Yes, below I have demonstrated two approaches which can be used for passing variables into an Xpath Query so that you can identify an object. In the examples the sample code below shows two different ways you could query each element of a HTML table to return the Text Contents of the table rows.

1) Approach one demonstrates how to pass an integer value (Index) to an Xpath query so that so that the Open Agent will find the nth object which is a child of the current object in context. Please view the SilkTest help under Supported XPath Subset for more details on using Indexing.

[-] testcase one () appstate none
 [ ] INTEGER i
 [ ] STRING st
 [-] for (i=1; i<=20; i++)
  [ ] st = Desktop.Find("/BrowserApplication//BrowserWindow//TD[{i}]").GetText()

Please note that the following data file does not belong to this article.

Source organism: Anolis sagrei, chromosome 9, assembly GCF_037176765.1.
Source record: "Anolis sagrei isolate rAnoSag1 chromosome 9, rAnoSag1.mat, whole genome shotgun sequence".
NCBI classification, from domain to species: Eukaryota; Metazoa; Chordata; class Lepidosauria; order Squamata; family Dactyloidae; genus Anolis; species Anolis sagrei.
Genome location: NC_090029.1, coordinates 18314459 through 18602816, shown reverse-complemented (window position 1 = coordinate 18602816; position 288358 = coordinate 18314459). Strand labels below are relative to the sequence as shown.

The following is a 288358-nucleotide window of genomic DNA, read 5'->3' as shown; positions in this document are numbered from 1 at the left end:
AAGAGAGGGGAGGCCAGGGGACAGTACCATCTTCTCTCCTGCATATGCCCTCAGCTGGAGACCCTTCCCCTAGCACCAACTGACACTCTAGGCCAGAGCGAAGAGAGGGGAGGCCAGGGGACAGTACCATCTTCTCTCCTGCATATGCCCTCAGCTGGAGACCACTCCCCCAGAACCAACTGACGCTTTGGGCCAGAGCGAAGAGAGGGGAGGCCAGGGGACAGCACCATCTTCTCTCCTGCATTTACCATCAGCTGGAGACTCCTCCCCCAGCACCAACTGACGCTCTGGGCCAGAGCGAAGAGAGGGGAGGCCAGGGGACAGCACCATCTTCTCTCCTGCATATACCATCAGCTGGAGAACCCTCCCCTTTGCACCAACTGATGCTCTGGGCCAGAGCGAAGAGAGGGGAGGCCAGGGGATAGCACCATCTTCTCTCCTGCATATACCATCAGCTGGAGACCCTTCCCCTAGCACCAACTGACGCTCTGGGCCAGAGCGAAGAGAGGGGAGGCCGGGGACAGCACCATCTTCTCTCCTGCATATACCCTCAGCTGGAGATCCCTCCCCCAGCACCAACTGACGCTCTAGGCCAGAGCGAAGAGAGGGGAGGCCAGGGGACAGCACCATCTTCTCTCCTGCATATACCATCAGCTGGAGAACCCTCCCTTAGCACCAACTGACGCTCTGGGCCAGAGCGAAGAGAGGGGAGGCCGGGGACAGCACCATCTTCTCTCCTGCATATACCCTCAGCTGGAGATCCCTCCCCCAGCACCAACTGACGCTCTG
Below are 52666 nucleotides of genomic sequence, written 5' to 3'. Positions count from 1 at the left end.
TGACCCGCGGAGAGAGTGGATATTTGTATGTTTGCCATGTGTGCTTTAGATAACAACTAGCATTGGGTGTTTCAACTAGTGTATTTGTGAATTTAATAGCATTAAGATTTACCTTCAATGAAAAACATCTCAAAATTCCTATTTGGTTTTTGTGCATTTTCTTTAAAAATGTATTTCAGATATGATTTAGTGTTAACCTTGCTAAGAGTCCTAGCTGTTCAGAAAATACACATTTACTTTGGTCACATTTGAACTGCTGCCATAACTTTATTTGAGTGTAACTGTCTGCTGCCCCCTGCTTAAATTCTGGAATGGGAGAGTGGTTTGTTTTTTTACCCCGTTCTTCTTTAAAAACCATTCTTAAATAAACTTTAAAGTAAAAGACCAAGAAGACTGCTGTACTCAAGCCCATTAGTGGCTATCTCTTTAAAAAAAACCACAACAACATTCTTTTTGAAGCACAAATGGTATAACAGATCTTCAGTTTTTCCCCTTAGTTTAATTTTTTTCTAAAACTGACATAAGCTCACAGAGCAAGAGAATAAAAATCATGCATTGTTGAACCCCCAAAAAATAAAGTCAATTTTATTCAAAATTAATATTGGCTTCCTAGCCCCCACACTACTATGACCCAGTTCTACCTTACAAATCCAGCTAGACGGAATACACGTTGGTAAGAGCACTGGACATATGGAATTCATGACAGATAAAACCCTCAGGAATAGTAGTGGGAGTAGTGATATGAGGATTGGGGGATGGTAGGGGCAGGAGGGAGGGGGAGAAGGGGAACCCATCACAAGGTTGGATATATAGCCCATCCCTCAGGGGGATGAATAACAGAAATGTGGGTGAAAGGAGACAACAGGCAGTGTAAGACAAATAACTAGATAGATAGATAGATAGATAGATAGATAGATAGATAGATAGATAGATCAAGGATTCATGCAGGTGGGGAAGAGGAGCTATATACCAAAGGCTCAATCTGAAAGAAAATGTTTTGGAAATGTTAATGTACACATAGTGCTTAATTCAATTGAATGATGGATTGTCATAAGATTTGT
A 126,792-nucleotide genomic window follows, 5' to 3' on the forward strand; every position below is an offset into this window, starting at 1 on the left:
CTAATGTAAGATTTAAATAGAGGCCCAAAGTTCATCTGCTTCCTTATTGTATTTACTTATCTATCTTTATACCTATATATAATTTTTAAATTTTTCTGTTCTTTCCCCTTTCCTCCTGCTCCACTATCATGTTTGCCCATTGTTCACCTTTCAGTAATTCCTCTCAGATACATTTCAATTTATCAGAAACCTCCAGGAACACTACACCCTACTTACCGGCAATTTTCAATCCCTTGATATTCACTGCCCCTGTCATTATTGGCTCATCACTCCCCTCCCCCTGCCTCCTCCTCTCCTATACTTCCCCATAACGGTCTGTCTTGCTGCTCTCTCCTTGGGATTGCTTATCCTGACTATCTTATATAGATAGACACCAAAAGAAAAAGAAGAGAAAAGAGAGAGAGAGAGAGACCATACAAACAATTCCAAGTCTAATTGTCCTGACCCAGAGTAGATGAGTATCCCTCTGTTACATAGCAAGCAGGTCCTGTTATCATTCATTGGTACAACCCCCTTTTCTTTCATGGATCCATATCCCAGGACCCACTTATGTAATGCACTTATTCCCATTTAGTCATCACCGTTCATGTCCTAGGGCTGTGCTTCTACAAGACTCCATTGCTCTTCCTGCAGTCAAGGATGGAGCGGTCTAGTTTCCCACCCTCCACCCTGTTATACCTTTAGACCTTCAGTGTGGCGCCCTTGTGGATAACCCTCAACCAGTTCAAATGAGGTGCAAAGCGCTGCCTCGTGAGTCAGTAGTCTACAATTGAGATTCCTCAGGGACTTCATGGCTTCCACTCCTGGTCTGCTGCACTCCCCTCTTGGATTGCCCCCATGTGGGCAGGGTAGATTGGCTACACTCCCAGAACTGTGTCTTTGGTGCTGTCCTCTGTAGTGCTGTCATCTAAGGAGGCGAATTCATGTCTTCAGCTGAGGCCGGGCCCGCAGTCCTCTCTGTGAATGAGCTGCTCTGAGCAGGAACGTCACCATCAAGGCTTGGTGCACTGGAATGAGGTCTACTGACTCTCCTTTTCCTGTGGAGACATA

[ ] print(st)


2) Approach two demonstrates how to pass a String value (if known) of an  attribute which identifies each table row. It is important to know that apart from using approach one to identify the object by its Index, that you can only pass STRING variables into an Xpath query in order to identify a control. The sample code below shows you how you can identify each row of a table by using the text controls specified in an Array data type.
  
[-] testcase two () appstate none
 [ ]
 [ ] ARRAY[50] OF STRING array1 = {"1000","1001","1002","1003","1004","1005"}
 [ ] int i = 1
 [-] for (i =1; i<6; i++)
  [ ] Print(Desktop.Find("/BrowserApplication[1]//BrowserWindow//TD[@textContents='{array1}']").GetText())


The key to adding a variable to the actual string xPath query is to use the { } brackets.